Lake Blanca in late November and before the lake began to freeze over. Be sure to verify the conditions prior to embarking on a winter excursion. 


If the temperature drops and the weather gets colder, proper clothing becomes a matter of security and not just an aesthetic choice. Dress appropriately to hike in winter. This includes:

  • A moisture-wicking base layer.
  • It’s a blanket and a fluffy middle layer that keeps you warm.
  • Wind-resistant outer layers, such as a Gore-Tex jacket and softshell rain pants.
  • Durable water-proof trekking boots.
  • Warm moisture-wicking socks. I would always suggest wool.
  • Balaclava or beanie–the majority of the heat that we expel from our bodies goes through our heads.
  • Gloves and mittens that are waterproof.


The clothes you wear aren’t the only item you should pack to ensure an enjoyable and safe hike. Other gears you should consider taking for your winter hike include:

  • Snowshoes, crampons, and/or microspikes.
  • Gaiters.
  • Poles for hiking.
  • Ten Essentials Ten Essentials

Always check the conditions of your train and report first

The spring and winter months in the Northwest are challenging seasons for snowshoers and hikers. The weather, temperature snow conditions, temperatures, and dangers can drastically change over the course of a few days. The most crucial thing you should do prior to any hike especially prior to the start of a Washington winter hike is to study the trip reports for the trail you’re heading to. The reports can be found on the Washington Trails Association website as well as on the AllTrails website.

Related: 15 Things to do in NewYork during Winter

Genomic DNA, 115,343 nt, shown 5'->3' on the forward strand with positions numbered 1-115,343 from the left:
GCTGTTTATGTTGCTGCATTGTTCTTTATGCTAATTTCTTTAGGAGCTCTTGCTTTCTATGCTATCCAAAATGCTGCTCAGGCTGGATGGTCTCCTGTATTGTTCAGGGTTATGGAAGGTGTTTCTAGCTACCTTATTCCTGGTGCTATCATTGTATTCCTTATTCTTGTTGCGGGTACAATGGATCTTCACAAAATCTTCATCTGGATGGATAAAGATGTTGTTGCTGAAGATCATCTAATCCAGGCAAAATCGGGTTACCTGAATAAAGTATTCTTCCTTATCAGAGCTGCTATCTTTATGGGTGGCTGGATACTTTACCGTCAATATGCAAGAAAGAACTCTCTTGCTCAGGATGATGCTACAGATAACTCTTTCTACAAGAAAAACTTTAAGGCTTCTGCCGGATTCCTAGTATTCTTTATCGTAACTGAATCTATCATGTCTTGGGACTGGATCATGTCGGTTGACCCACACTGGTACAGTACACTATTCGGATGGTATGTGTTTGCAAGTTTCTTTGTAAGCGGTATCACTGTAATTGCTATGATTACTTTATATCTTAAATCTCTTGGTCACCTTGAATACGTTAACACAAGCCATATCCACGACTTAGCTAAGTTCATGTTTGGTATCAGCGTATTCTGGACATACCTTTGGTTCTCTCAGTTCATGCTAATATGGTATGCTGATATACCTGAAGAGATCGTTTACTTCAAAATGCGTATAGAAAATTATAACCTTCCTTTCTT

What is the best place to hike in the winter months:

  • Heybrook Lookout
  • Franklin Falls
  • Barclay Lake
  • Sol Duc Falls
  • Hoh River Trail
  • East Peak Rattlesnake Trail
  • For more choices, check out the list below of the top Spring Hikes in Washington. The majority of Washington Spring hikes lie located at lower elevations and could be accessible in winter, too.

2. Hire A Cozy Cabin In The Woods

Perhaps you’d prefer to take in the views of Washington winter from an opaque double-paned window drinking a cup of hot cocoa or coffee in your cozy robe while the flames blaze in the fireplace of a cozy cabin that you rented to spend the weekend.

Things to do in Washington during Winter
Things to do in Washington during Winter

A myriad of parks and mountain towns have a vast choice of cabins that are available for holiday rentals for the day, week, or month. There are cabins to rent on websites like Airbnb and VRBO. There are cabins that are located in an old-fashioned neighborhood or a cabin set in the forest with no other trees to serve as neighbors.

Tye Haus lies in the exclusive cabin neighborhood of Timber Lane Village just outside of Skykomish, WA. The Getaway’s Pacific Northwest Outpost is an assortment of tiny cabins tucked away within Glenwood, Washington.

Leave a Reply

Your email address will not be published. Required fields are marked *

You may also like

15 Magical Things to do in Michigan during Winter

Michigan residents know the meaning of the winter